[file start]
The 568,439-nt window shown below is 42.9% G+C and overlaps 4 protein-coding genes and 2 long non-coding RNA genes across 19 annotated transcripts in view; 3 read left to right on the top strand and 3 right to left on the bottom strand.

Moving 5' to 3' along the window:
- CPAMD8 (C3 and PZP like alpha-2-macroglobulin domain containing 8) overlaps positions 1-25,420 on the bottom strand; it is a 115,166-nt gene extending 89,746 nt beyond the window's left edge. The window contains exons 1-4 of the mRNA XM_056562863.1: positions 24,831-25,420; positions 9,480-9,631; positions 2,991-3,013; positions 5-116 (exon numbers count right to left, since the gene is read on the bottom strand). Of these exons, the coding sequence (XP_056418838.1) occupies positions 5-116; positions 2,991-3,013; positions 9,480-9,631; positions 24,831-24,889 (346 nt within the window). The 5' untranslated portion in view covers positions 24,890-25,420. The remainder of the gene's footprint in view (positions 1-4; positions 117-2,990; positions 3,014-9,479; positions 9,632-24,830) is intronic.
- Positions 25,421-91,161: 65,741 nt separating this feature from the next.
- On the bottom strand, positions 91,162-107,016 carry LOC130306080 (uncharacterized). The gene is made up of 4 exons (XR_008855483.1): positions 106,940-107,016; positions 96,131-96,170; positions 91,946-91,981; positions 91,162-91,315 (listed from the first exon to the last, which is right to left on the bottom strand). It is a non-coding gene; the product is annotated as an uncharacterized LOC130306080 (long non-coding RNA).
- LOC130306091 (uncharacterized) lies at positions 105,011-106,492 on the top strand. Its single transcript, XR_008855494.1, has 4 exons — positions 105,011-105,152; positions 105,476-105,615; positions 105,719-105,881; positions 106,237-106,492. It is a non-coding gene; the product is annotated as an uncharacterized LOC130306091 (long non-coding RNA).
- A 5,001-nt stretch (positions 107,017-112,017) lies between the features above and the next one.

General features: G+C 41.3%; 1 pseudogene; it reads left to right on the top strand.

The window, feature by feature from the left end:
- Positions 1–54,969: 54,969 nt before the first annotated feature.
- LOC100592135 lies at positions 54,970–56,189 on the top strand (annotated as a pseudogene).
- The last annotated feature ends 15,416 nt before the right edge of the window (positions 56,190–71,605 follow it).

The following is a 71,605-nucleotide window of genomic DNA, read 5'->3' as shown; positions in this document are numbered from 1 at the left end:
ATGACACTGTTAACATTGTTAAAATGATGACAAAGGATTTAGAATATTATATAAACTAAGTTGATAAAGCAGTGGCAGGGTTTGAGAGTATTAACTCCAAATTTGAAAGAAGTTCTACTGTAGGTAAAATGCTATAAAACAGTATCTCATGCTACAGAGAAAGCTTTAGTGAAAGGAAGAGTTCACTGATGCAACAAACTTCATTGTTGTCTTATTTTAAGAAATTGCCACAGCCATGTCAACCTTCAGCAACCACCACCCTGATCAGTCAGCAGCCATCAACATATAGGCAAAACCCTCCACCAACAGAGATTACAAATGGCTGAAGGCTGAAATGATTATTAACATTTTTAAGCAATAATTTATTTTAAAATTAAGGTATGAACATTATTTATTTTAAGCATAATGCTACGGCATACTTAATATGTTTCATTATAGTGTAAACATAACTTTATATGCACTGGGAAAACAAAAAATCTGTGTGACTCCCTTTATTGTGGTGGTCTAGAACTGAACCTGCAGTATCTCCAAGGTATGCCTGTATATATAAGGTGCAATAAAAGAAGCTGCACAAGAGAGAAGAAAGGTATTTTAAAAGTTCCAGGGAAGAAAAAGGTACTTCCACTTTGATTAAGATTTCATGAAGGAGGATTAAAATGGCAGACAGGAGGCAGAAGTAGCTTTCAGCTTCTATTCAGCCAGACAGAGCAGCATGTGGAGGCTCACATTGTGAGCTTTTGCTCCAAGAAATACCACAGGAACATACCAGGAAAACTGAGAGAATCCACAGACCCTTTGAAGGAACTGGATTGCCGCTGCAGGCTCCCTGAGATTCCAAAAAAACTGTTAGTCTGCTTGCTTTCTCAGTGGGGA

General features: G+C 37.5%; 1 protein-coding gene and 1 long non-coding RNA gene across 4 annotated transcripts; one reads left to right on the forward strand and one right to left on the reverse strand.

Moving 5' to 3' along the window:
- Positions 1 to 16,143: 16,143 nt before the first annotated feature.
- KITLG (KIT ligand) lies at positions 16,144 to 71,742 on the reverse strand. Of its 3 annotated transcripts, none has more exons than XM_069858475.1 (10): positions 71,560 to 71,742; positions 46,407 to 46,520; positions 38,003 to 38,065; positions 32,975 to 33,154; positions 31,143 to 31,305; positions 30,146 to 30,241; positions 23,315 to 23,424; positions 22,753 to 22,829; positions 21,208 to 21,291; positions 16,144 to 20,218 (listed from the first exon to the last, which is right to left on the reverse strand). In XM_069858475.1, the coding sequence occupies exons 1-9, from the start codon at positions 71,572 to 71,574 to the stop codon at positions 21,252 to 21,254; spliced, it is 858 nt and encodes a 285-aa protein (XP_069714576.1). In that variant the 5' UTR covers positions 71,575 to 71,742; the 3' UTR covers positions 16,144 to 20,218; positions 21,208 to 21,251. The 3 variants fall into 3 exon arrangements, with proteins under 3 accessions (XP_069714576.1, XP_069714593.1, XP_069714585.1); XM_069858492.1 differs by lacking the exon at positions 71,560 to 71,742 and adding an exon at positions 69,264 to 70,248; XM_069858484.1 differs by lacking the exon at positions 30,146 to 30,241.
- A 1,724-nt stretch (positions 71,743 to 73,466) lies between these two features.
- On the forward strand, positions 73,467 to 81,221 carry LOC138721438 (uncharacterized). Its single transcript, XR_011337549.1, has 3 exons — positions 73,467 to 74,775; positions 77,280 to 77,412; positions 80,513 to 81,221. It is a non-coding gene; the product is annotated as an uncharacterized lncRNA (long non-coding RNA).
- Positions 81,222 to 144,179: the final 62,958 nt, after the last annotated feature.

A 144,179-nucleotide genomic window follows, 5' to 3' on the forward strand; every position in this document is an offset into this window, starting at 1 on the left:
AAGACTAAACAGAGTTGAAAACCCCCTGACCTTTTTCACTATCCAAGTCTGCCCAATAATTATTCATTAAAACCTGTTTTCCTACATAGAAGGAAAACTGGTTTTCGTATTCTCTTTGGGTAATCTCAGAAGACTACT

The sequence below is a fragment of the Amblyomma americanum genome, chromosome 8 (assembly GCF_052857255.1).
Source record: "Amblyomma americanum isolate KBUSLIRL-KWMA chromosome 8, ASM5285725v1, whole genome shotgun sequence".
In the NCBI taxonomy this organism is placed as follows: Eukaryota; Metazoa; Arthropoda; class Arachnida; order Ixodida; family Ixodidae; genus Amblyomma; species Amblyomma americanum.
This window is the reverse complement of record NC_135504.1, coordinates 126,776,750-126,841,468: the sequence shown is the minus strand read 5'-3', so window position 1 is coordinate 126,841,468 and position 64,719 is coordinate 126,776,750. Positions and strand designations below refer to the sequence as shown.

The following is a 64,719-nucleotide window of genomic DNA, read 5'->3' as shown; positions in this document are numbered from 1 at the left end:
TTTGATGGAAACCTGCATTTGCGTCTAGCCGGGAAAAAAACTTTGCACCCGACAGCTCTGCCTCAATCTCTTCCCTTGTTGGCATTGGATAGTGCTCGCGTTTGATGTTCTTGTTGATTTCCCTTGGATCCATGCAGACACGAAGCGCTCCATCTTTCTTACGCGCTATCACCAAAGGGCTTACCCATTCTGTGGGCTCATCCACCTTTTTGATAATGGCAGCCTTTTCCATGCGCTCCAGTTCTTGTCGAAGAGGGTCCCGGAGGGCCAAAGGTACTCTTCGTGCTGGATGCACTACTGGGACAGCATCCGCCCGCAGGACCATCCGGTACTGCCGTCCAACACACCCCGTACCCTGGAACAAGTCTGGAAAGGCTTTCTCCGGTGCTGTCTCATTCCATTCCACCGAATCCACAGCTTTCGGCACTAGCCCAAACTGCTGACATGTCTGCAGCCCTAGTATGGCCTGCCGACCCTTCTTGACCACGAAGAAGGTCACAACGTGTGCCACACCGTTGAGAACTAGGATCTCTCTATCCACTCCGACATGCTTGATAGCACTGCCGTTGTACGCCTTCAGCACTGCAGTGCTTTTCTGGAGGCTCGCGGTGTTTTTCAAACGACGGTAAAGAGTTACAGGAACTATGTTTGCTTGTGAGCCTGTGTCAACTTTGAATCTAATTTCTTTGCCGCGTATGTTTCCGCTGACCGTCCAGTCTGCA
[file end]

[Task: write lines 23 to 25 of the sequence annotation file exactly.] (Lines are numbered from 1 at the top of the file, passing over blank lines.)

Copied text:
AAGACTAAACAGAGTTGAAAACCCCCTGACCTTTTTCACTATCCAAGTCTGCCCAATAATTATTCATTAAAACCTGTTTTCCTACATAGAAGGAAAACTGGTTTTCGTATTCTCTTTGGGTAATCTCAGAAGACTACT

The sequence below is a fragment of the Amblyomma americanum genome, chromosome 8 (assembly GCF_052857255.1).
Source record: "Amblyomma americanum isolate KBUSLIRL-KWMA chromosome 8, ASM5285725v1, whole genome shotgun sequence".